Living in the Lower Ninth of New Orleans

The Lower Ninth Ward of New Orleans was Ground Zero in the aftermath of Hurricane Katrina. The neighborhood was under 20 feet of water. Hundreds of people died.

While two-thirds of New Orleans residents have now returned to the city, the Lower Ninth is still a ghost town. Fewer than 1,000 residents live in what was once a thriving working-class neighborhood of 19,000 people.

Life is unquestionably difficult there, but there are also moments of profound joy.

Marilyn Joseph, a 66-year-old retired public school employee, could not contain her glee when she checked out the renovations of her home. She had lived there from the time she was 7 years old, until Katrina made it unliveable.

"You should have seen my house," she said. "But God works through Charles."

"Charles" is Charles Dillon, who Marilyn calls her "angel." A year-and-a-half ago, he quit his desk job as a marketing director in Tennessee to come to New Orleans and volunteer full time for a church group, called Faith's Work, gutting and rebuilding homes.

Dillon works for free. "My treasure will be in heaven, and money can't buy my experiences," he said. "To see this woman smile as I've seen her, the government cannot grant enough money to buy it."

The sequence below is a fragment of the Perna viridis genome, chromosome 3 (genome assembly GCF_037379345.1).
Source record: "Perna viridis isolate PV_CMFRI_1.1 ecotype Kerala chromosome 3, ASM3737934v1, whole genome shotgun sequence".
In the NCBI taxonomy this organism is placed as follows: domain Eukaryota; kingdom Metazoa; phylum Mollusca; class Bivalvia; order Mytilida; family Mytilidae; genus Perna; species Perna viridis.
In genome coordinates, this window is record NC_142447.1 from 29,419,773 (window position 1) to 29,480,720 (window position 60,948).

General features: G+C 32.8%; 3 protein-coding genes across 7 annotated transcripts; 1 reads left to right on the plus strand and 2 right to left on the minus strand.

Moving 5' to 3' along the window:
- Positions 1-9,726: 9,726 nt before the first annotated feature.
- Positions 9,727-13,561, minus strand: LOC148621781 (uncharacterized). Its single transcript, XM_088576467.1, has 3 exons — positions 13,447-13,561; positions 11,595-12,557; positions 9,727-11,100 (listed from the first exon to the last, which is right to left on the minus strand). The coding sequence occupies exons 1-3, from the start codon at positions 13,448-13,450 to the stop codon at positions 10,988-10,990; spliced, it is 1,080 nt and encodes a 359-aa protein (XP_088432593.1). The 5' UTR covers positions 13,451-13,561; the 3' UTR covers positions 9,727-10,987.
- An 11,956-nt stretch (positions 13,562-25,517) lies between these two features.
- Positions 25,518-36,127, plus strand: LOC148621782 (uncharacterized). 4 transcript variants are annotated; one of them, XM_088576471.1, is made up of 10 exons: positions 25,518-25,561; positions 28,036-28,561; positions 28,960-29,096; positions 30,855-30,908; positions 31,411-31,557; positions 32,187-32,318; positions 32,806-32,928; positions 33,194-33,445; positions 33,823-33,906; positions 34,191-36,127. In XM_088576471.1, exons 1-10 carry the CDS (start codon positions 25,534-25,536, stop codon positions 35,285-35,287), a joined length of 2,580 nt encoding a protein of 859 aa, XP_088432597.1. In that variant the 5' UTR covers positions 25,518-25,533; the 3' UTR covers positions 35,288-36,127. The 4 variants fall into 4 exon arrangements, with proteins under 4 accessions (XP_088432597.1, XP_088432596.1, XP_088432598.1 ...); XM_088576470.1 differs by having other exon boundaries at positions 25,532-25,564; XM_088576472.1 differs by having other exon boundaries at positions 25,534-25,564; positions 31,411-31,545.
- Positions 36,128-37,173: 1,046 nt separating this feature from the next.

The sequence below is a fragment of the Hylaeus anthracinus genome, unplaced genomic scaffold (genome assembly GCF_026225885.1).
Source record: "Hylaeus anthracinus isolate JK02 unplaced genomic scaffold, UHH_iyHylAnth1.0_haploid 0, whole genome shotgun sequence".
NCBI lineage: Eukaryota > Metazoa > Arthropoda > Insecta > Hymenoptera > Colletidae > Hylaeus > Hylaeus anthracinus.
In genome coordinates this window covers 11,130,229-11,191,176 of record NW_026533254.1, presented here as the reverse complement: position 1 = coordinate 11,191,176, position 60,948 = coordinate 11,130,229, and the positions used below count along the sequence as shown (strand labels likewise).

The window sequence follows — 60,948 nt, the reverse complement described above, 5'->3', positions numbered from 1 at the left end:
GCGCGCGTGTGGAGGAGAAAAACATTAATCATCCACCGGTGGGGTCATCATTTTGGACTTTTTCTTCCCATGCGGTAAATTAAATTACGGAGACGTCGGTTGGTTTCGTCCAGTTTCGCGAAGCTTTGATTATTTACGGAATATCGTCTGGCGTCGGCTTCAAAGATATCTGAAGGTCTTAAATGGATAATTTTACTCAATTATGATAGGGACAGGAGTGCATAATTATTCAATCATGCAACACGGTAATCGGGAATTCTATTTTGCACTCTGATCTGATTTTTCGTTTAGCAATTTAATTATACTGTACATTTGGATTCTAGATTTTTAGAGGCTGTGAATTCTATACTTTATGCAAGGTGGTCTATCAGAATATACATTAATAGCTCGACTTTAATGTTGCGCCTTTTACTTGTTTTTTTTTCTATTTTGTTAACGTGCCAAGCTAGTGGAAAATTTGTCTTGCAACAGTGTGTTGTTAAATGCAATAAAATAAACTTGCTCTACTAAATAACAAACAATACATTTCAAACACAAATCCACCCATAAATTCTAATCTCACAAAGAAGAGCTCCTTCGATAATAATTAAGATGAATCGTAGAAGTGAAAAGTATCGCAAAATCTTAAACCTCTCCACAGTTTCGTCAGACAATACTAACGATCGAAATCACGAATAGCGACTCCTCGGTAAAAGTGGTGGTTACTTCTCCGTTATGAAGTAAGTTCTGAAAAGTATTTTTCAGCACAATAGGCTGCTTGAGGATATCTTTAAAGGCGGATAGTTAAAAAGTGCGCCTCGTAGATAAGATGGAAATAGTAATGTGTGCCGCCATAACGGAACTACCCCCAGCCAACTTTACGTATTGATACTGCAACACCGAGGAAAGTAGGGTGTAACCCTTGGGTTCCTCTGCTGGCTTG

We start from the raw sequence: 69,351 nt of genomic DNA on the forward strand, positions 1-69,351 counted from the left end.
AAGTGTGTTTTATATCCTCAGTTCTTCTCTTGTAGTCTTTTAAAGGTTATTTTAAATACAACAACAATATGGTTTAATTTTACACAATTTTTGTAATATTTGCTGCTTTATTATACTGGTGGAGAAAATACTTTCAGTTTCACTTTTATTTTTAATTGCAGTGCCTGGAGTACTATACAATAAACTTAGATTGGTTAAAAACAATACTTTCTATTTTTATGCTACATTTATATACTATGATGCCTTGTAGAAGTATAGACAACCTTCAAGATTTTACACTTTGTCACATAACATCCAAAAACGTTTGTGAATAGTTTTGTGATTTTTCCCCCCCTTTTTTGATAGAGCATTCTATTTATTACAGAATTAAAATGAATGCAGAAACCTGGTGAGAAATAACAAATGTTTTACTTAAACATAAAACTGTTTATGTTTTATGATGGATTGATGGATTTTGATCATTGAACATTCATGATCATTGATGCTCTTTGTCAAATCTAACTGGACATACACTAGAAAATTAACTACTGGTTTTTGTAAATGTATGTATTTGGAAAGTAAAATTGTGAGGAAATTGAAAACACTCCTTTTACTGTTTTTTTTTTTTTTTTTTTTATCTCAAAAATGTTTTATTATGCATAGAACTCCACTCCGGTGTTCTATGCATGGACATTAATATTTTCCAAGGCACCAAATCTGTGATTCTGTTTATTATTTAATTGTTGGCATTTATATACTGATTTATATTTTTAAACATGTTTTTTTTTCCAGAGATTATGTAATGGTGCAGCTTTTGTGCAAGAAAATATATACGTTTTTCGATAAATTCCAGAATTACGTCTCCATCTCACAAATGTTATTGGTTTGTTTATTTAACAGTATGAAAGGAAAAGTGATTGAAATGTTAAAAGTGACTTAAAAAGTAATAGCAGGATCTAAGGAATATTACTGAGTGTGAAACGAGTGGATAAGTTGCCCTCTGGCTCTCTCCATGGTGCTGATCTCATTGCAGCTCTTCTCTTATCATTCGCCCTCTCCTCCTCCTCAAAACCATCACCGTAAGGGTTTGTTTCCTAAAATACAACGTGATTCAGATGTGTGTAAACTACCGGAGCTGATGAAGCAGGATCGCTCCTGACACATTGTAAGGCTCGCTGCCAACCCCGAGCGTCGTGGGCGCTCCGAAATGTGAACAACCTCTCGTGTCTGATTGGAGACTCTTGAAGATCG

"Words cannot even express how happy I am," said Joseph.

Many who saw the devastated Lower Ninth after the flood waters receded, believed the neighborhood would never come back.

People are living here again, but they have few neighbors. For every house that has been rebuilt, there are scores that remain boarded up and empty.

And it's a tough place to raise children. Single mom Lakethia Stuart is raising four kids with no hot water, no gas, and no grocery stores. The family lives partially in a FEMA trailer — partially in the house they can't afford to finish reconstructing.

Stuart says her children were not happy where they were living in Baton Rouge. "My kids are my number one priority. ... I'd do anything to see that my kids are happy," she said.

For the residents of the Ninth Ward, there are some tangible signs of recovery: Stuart's kids attend a recently re-opened school, mail service resumed this weekend, and musician Fats Domino, the Lower Ninth's most famous resident, has nearly rebuilt his mansion, and is preparing to move back soon.

Residents also face the risk of another hurricane. But, they say there is a spirit in the Lower Ninth Ward that Hurricane Katrina could not destroy.

"You have to live here to have it in your heart. And to know this is your home," said Stuart.

Joseph agrees. "There is no place like home. No place. And this is where I will be," she said.

For more information on the church group, Faith's Work, call 985-643-2929

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